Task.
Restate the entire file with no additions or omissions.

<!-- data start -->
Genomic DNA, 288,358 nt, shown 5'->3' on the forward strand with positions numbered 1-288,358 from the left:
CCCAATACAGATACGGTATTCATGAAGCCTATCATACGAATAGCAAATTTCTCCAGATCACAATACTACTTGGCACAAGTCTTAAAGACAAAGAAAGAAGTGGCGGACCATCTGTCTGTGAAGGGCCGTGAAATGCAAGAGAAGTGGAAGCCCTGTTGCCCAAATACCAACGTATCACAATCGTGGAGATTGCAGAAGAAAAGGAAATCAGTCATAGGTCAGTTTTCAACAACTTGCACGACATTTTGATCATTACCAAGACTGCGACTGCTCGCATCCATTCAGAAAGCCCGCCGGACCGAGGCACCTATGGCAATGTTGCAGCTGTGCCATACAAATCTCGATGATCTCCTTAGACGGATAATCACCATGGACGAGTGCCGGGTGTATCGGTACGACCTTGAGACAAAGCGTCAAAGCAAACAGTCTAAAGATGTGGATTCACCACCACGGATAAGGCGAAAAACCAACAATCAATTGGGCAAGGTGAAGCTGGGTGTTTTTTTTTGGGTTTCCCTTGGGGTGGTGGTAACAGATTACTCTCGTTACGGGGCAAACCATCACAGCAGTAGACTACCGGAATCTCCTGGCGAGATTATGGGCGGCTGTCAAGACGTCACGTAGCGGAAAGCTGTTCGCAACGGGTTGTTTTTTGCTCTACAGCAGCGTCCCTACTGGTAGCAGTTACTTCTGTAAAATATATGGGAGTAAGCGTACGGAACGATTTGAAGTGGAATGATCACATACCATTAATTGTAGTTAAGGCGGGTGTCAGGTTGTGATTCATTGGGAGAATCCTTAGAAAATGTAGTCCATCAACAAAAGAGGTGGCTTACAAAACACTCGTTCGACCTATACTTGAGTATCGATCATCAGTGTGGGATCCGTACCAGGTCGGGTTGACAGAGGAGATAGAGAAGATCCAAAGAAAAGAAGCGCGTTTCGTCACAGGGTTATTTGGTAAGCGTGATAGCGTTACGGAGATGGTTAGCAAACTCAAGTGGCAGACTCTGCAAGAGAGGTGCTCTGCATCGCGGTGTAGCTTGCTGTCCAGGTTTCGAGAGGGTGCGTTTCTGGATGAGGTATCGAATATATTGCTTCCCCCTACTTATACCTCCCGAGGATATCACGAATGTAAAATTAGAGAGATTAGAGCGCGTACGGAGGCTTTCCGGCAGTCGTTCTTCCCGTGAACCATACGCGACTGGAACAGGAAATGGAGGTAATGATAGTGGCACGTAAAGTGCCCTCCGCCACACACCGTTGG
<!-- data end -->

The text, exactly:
Genomic DNA, 288,358 nt, shown 5'->3' on the forward strand with positions numbered 1-288,358 from the left:
CCCAATACAGATACGGTATTCATGAAGCCTATCATACGAATAGCAAATTTCTCCAGATCACAATACTACTTGGCACAAGTCTTAAAGACAAAGAAAGAAGTGGCGGACCATCTGTCTGTGAAGGGCCGTGAAATGCAAGAGAAGTGGAAGCCCTGTTGCCCAAATACCAACGTATCACAATCGTGGAGATTGCAGAAGAAAAGGAAATCAGTCATAGGTCAGTTTTCAACAACTTGCACGACATTTTGATCATTACCAAGACTGCGACTGCTCGCATCCATTCAGAAAGCCCGCCGGACCGAGGCACCTATGGCAATGTTGCAGCTGTGCCATACAAATCTCGATGATCTCCTTAGACGGATAATCACCATGGACGAGTGCCGGGTGTATCGGTACGACCTTGAGACAAAGCGTCAAAGCAAACAGTCTAAAGATGTGGATTCACCACCACGGATAAGGCGAAAAACCAACAATCAATTGGGCAAGGTGAAGCTGGGTGTTTTTTTTTGGGTTTCCCTTGGGGTGGTGGTAACAGATTACTCTCGTTACGGGGCAAACCATCACAGCAGTAGACTACCGGAATCTCCTGGCGAGATTATGGGCGGCTGTCAAGACGTCACGTAGCGGAAAGCTGTTCGCAACGGGTTGTTTTTTGCTCTACAGCAGCGTCCCTACTGGTAGCAGTTACTTCTGTAAAATATATGGGAGTAAGCGTACGGAACGATTTGAAGTGGAATGATCACATACCATTAATTGTAGTTAAGGCGGGTGTCAGGTTGTGATTCATTGGGAGAATCCTTAGAAAATGTAGTCCATCAACAAAAGAGGTGGCTTACAAAACACTCGTTCGACCTATACTTGAGTATCGATCATCAGTGTGGGATCCGTACCAGGTCGGGTTGACAGAGGAGATAGAGAAGATCCAAAGAAAAGAAGCGCGTTTCGTCACAGGGTTATTTGGTAAGCGTGATAGCGTTACGGAGATGGTTAGCAAACTCAAGTGGCAGACTCTGCAAGAGAGGTGCTCTGCATCGCGGTGTAGCTTGCTGTCCAGGTTTCGAGAGGGTGCGTTTCTGGATGAGGTATCGAATATATTGCTTCCCCCTACTTATACCTCCCGAGGATATCACGAATGTAAAATTAGAGAGATTAGAGCGCGTACGGAGGCTTTCCGGCAGTCGTTCTTCCCGTGAACCATACGCGACTGGAACAGGAAATGGAGGTAATGATAGTGGCACGTAAAGTGCCCTCCGCCACACACCGTTGG